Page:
Bowling

Dale Steyn

Zimbio

South African bowler Dale Steyn bowls in an ODI match against India in January 2011. As of December 2011, Steyn was the No. 1 ranked Test bowler in the world.

As you've probably gathered, the equivalent of a pitcher in baseball is called a bowler and the ball is "bowled" — thrown into the ground and bounced at a batsman — instead of "pitched." Bowling in comparison with pitching is pretty wild. Bowlers run before making their delivery, and often the whole body is involved in the slinging motion.

Two primary categories of bowling exist: fast bowling and spin bowling.

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To learn more about different types of bowling, see an explanation from BBC.

Fast bowling refers to straight deliveries while spin bowling features balls that change directions during the bounce. Within these two main categories, there are subsets based on the speed for fast bowlers and the type of swing for spin bowlers. Bowlers are identified by the arm used and method of bowling, such as a "right-arm fast-medium," which means a fast bowler who bowls with his right arm at about 81 to 90 miles per hour.

Deliveries fall into one of five lengths: bouncer (very short), short, good, full and yorker. These lengths control how high the ball is when it reaches the batsman, with a bouncer being very high and a yorker being very low. A "full toss" doesn't bounce before reaching a batsman.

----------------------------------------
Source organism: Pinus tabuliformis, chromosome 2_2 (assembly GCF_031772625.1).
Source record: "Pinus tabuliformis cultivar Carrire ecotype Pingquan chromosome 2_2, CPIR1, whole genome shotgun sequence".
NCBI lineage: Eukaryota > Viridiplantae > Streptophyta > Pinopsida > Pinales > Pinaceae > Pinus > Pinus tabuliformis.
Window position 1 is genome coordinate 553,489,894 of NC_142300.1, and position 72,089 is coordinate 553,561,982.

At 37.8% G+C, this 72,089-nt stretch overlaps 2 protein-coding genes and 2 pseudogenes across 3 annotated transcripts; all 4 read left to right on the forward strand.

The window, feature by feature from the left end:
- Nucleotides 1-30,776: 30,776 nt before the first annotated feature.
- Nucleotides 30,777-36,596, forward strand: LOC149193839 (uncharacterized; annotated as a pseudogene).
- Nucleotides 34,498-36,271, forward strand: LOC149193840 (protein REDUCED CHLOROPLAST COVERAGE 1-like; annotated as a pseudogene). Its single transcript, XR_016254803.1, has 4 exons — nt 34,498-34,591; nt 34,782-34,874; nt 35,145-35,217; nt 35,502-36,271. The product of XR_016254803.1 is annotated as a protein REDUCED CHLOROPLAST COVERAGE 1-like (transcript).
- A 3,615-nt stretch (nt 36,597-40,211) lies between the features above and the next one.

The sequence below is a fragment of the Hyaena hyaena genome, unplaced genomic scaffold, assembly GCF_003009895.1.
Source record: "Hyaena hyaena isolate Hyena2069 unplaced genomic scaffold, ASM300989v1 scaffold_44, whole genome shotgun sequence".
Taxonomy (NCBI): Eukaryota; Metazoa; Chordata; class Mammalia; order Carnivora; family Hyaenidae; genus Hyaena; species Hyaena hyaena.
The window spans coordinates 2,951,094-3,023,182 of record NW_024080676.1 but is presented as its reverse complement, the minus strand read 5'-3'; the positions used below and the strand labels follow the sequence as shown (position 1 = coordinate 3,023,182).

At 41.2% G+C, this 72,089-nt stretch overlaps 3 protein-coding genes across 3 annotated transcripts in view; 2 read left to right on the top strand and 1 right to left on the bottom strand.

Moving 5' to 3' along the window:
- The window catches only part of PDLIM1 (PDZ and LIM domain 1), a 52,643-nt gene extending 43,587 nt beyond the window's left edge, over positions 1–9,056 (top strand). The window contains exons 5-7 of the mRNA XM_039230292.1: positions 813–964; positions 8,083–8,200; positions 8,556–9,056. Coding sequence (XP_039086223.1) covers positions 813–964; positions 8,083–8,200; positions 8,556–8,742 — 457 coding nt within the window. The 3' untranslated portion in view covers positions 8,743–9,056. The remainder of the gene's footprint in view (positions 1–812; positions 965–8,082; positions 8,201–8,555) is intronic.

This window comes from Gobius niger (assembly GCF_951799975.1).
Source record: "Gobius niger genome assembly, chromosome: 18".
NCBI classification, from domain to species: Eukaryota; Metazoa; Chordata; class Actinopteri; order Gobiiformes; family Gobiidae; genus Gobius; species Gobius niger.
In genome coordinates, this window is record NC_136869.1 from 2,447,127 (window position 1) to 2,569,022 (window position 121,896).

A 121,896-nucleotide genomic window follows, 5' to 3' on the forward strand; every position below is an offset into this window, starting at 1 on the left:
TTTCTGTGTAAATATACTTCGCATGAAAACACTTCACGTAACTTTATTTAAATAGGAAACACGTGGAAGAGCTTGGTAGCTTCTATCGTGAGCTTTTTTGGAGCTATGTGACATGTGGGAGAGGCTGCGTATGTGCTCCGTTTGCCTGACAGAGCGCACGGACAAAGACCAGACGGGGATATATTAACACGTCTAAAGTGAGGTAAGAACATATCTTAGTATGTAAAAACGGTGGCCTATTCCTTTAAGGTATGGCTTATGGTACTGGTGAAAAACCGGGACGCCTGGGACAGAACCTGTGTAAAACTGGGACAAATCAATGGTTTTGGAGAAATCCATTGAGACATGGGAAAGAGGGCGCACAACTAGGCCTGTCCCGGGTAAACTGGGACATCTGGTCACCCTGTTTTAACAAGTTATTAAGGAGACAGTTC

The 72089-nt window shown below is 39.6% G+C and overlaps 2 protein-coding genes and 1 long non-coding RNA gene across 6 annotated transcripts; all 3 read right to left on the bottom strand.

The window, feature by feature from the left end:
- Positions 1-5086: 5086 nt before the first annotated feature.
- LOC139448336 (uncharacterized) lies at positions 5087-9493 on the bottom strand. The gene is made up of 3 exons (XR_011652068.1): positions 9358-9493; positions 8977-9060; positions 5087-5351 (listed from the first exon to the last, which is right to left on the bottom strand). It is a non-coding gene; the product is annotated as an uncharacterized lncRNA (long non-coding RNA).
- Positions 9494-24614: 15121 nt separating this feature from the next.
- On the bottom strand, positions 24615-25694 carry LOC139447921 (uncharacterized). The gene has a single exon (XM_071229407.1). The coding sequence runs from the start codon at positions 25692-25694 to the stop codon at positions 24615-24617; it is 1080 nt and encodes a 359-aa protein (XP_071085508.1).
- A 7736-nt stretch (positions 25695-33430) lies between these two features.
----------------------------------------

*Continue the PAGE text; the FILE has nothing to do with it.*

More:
Delivery lengths

Wikipedia

Cricket deliveries fall into one of five lengths that also controls how much the ball bounces before getting to a batsman.

Technically speaking, a bowler can deliver a ball to a batsman like a baseball pitch — straight without first touching the ground — if it remains below the waist, but this is easier for the batsman to hit.

A bowler has two main goals: to keep the batsman from scoring many runs and to take the batsman's wicket and get him out.

While a batsman is looking for boundaries and extras, a bowler is looking for dot balls — a delivery from which no score is made — and maiden overs where no runs are scored.

But usually the real measure of a bowler is in how many wickets he takes. A bowler is aiming to get the ball past the batsman and into the wicket to knock the bails from the stumps. (If you don't understand what that means, see the anatomy of a wicket or wickets.) When this happens, the bowler has "bowled" the batsman.

A bowler can also help get a batsman out by forcing him to hit badly, resulting in a catch for an out, or by causing him to step out, increasing the possibility that he will be "caught behind" by the wicketkeeper.

Watch a tutorial for Americans on how bowling works.

About this site

If you're an American looking to understand the sport cricket (sometimes called baseball's lost twin), this is the website for you. From a fellow American who was once as confused as you are, you can learn the sport's basics, terminology, relation to baseball and a brief history.

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